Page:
Loud, upbeat and energetic
In his latest solo album Hard Lessons, Chris Shiflett of the Foo Fighters acts as a teacher wanting to pass his wisdom to anyone who will listen.
Shiflett wants to reach someone with these songs. Almost all the lyrics are addressed in the second person. The opening track “Liar’s Word” begins with the lyrics “Oh, Mama, have you heard?/ I’m about as good as a liar’s word.” The song introduces the album nicely. It gives the listener a taste of the rock sound that Shiflett puts on this album but does not reveal everything that is coming in the subsequent ten tracks.
The album cover and its title might be a little misleading. The cover, a black and white photo of Shiflett sitting on a stool alone with his guitar, suggests the listener might be in for a contemplative and acoustic sounding album, but what Shiflett delivers seems to eschew such adjectives. Shiflett delivers a loud and confident album full of energy with driving rock beats. If there are any hard lessons in it, Shiflett plays and sings as if he has conquered them.
Some songs on this album are classic rock tunes driven by lots of guitars, a loud sound and Shiflett’s substantial voice, like “Liar’s World.” Other songs have more of a country tinge and it’s in these songs that Shiflett shines more.
“This Ol’ World” is one of the latter songs. Without going into any specifics, Shiflett laments “Has this ol’ world lost its goddamn mind?” Instead of getting cynical, Shiflett uses it as a reason to look for comfort. “Yeah, I need you right here by my side ‘cause, baby, this ol’ world has lost its goddamn mind.” The refrain “I hope you’re doing alright” can get tedious, but the song is nonetheless the sort of upbeat comfort Shiflett wants.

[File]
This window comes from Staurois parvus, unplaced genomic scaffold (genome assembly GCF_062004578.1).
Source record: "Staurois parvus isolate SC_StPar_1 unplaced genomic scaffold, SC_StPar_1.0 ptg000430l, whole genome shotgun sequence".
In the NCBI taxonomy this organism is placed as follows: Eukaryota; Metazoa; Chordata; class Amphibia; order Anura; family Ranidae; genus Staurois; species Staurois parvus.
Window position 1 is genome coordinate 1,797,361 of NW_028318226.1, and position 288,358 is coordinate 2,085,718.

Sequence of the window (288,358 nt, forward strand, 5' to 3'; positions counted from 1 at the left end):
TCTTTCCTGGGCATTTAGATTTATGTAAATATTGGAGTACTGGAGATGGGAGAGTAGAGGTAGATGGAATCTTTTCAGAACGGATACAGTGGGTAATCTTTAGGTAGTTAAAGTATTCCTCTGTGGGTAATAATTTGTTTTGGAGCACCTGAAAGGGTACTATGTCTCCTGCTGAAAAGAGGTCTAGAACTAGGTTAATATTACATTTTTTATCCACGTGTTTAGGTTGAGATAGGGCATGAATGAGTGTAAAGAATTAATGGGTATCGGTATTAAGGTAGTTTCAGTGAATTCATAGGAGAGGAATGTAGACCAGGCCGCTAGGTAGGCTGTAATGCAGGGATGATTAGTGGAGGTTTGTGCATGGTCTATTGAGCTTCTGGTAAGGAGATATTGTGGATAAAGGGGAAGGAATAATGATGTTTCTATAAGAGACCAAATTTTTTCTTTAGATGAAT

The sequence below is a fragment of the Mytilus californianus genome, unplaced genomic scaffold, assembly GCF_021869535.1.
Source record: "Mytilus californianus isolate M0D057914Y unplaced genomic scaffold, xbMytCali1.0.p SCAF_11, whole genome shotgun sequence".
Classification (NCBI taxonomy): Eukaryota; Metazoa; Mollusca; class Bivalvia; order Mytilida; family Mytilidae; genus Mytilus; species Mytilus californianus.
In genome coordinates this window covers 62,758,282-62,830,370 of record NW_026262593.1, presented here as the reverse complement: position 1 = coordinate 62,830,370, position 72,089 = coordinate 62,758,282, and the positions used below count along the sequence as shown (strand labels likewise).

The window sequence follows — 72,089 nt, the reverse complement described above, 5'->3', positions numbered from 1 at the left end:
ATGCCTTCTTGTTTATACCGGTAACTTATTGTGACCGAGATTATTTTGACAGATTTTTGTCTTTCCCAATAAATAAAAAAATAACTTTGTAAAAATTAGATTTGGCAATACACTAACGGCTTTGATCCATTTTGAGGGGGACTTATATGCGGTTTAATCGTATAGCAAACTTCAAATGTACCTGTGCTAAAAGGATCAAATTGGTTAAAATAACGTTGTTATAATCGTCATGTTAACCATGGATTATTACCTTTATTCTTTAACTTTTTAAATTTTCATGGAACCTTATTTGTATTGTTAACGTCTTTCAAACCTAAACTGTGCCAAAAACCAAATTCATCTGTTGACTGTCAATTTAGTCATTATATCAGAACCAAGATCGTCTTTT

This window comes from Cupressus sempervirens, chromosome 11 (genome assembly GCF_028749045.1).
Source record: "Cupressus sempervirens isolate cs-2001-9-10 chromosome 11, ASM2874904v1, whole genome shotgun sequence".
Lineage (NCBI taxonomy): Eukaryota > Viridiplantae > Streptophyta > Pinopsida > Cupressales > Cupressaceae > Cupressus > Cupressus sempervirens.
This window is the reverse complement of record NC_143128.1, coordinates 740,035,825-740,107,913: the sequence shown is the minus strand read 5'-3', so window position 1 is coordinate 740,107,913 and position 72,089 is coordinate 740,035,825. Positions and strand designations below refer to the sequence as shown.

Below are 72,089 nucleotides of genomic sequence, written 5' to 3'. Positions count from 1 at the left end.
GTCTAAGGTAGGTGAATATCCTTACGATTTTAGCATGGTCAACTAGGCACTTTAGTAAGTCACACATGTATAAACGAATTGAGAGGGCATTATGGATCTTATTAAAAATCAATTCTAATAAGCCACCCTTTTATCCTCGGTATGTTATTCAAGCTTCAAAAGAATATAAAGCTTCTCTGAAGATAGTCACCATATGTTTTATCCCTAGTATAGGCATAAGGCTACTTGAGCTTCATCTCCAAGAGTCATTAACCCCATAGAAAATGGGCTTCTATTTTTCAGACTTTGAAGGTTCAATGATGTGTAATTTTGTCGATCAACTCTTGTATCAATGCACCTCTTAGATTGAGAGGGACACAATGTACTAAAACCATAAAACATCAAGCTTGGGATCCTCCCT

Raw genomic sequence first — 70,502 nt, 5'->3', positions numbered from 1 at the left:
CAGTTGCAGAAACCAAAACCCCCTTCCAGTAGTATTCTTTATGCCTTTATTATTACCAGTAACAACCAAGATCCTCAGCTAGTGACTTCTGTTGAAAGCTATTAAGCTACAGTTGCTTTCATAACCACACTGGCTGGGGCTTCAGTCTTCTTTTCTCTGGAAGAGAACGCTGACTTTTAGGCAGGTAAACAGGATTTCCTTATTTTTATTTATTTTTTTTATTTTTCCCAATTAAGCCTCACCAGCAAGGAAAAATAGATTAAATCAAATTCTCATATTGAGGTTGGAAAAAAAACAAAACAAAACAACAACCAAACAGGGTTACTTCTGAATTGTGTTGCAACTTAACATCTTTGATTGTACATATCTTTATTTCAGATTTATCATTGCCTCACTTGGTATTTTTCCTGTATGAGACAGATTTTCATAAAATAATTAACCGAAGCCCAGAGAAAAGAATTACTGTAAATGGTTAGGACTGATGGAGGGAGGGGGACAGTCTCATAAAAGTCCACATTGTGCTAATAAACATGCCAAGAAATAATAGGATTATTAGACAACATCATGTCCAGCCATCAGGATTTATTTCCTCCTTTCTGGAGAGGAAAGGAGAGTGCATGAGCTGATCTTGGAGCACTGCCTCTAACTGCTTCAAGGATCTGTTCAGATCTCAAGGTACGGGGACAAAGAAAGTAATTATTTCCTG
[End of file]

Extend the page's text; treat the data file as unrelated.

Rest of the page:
“This Ol’ World” also encapsulates the deception in the album. Though “Hard Lessons” might imply more difficulty or hardship in Shiflett’s lyrics, he delivers the opposite. Many songs purport to be about difficult—like “Welcome to Your First Heartache” and “Weak Heart”—Shiflett sings them with the confidence of someone who has conquered those difficulties. Shiflett is obviously used to performing in huge venues before enormous audiences and this album is no different. The driving guitar sound and pounding drums would be at home in an arena. Shiflett treats his “hard lessons” as anthems of his own strength that he and audiences can sing out together. “Don’t you know I’ve got a weak heart?” he asks, “When it comes to you, babe, you make it so hard.”
“The One You Go Home To” is one of the most heavily country-influenced tracks. Elizabeth Cook features on this cheeky duet where the two singers celebrate that “thank God I’m not the one that you go home to.” Its themes of love and heartbreak, which also show up on other tracks like “Welcome to Your First Heartbreak,” are typical country music material and Shiflett does them adequate justice.
Amongst the heavier songs is “Leaving Again,” the tenth track on the album. The piano and acoustic guitar which accompany the heavier sound add a welcome delicacy to the song. Like Cook’s vocals on “The One You Go Home To,” it provides a much-needed balance to the songs on the rest of the album.